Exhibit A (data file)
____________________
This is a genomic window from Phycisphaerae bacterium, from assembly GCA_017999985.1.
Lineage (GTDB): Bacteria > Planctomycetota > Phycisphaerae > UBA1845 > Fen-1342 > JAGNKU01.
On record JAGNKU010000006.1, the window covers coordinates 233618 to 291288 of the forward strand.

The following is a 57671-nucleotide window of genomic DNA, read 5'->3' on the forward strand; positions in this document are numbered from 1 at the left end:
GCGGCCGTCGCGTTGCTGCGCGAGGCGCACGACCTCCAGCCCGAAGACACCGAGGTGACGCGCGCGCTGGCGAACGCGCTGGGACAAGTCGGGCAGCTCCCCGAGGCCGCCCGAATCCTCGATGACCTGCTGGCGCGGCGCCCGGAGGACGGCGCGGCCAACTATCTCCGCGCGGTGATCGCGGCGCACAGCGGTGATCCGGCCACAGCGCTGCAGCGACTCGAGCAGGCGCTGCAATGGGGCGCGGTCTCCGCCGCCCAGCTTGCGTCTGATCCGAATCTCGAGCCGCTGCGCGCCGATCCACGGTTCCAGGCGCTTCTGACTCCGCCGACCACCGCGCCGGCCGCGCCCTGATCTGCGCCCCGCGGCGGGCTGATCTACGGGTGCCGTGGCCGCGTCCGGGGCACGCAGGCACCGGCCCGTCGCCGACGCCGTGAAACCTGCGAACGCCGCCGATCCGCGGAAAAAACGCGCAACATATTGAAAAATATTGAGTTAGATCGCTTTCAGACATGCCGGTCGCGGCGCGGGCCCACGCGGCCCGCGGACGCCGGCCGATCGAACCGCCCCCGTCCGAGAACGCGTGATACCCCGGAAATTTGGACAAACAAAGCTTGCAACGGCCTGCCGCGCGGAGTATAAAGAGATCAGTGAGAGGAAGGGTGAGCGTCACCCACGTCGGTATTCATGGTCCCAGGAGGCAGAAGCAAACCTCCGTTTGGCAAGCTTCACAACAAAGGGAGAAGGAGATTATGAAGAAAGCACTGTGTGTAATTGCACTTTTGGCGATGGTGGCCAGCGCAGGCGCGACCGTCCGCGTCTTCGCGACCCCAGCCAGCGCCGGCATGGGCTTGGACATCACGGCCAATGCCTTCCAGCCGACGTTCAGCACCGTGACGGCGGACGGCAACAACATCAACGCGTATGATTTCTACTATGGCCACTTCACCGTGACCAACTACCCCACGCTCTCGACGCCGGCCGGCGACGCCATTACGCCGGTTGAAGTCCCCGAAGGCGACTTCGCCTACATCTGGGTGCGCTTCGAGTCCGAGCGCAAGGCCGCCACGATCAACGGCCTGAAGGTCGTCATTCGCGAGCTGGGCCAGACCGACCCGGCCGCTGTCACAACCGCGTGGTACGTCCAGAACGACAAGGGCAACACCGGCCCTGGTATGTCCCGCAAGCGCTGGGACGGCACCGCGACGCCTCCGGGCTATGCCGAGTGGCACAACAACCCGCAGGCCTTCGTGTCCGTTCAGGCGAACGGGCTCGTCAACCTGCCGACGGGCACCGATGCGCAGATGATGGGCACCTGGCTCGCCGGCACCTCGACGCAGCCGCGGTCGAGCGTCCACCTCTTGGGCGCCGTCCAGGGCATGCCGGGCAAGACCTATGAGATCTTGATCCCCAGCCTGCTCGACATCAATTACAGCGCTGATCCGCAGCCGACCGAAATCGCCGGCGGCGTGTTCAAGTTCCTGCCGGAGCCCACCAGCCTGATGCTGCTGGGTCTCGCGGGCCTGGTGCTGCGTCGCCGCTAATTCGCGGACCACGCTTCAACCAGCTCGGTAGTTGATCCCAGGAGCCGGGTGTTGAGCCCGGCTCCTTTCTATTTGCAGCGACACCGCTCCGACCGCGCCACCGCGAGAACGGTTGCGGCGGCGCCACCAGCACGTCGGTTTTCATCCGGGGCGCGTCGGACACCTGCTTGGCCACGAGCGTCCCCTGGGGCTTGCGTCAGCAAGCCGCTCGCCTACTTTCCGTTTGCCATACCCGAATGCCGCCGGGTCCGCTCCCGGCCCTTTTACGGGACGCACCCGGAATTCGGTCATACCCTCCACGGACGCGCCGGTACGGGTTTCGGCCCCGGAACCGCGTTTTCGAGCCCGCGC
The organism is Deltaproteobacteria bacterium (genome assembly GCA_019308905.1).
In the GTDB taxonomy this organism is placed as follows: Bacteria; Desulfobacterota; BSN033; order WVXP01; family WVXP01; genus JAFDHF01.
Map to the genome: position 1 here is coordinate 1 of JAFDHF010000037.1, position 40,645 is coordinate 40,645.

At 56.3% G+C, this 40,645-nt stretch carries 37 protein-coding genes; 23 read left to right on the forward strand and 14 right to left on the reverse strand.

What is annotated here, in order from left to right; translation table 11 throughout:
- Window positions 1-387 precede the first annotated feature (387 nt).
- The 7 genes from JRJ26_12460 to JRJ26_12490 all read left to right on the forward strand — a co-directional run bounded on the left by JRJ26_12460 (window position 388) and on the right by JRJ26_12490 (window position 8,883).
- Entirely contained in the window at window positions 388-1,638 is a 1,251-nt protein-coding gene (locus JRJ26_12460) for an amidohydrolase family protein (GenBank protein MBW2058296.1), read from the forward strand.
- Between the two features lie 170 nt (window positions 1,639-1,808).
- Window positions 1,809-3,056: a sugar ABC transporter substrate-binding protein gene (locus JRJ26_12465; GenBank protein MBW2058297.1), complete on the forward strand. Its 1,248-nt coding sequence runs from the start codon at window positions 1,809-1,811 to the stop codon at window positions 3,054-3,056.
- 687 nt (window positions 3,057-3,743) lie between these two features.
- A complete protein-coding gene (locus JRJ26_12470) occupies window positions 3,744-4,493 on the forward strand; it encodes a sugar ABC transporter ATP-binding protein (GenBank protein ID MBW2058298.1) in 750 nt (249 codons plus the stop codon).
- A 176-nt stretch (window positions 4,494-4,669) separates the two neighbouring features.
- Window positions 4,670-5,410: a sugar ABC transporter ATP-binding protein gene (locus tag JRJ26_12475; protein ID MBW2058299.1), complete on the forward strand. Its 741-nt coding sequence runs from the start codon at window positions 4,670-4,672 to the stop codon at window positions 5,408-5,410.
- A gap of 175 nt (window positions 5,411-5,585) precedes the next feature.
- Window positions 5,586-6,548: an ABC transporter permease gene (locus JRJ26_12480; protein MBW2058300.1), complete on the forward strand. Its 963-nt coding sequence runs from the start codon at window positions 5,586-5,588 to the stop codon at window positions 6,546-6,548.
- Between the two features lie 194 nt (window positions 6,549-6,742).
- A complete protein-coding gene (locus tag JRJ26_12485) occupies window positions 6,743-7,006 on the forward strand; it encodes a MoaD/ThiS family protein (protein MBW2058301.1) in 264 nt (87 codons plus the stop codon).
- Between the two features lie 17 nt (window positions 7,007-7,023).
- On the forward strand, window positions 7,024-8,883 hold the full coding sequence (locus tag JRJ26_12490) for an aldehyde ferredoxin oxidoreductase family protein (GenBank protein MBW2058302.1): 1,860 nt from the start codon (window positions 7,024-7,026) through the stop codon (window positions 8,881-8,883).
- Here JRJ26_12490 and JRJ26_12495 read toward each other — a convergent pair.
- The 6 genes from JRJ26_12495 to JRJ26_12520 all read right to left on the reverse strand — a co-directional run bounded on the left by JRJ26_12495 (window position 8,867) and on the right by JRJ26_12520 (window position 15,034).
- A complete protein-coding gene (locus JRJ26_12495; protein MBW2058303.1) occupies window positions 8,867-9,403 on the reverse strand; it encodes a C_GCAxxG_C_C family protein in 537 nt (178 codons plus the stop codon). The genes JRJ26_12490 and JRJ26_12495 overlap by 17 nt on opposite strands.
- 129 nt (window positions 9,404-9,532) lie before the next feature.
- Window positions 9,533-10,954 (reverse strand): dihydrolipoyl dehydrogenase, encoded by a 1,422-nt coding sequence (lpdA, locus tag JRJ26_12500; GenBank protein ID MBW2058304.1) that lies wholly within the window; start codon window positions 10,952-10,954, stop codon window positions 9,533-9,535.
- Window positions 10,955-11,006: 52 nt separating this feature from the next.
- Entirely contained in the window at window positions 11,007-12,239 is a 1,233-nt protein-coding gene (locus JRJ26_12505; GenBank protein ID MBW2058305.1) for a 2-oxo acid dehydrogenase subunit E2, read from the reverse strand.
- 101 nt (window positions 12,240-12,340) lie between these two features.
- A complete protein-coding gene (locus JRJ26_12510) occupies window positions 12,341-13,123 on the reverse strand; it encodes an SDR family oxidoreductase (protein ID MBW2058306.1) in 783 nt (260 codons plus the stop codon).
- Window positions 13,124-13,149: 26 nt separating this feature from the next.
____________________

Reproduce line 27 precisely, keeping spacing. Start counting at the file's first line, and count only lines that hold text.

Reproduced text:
- The 6 genes from JRJ26_12495 to JRJ26_12520 all read right to left on the reverse strand — a co-directional run bounded on the left by JRJ26_12495 (window position 8,867) and on the right by JRJ26_12520 (window position 15,034).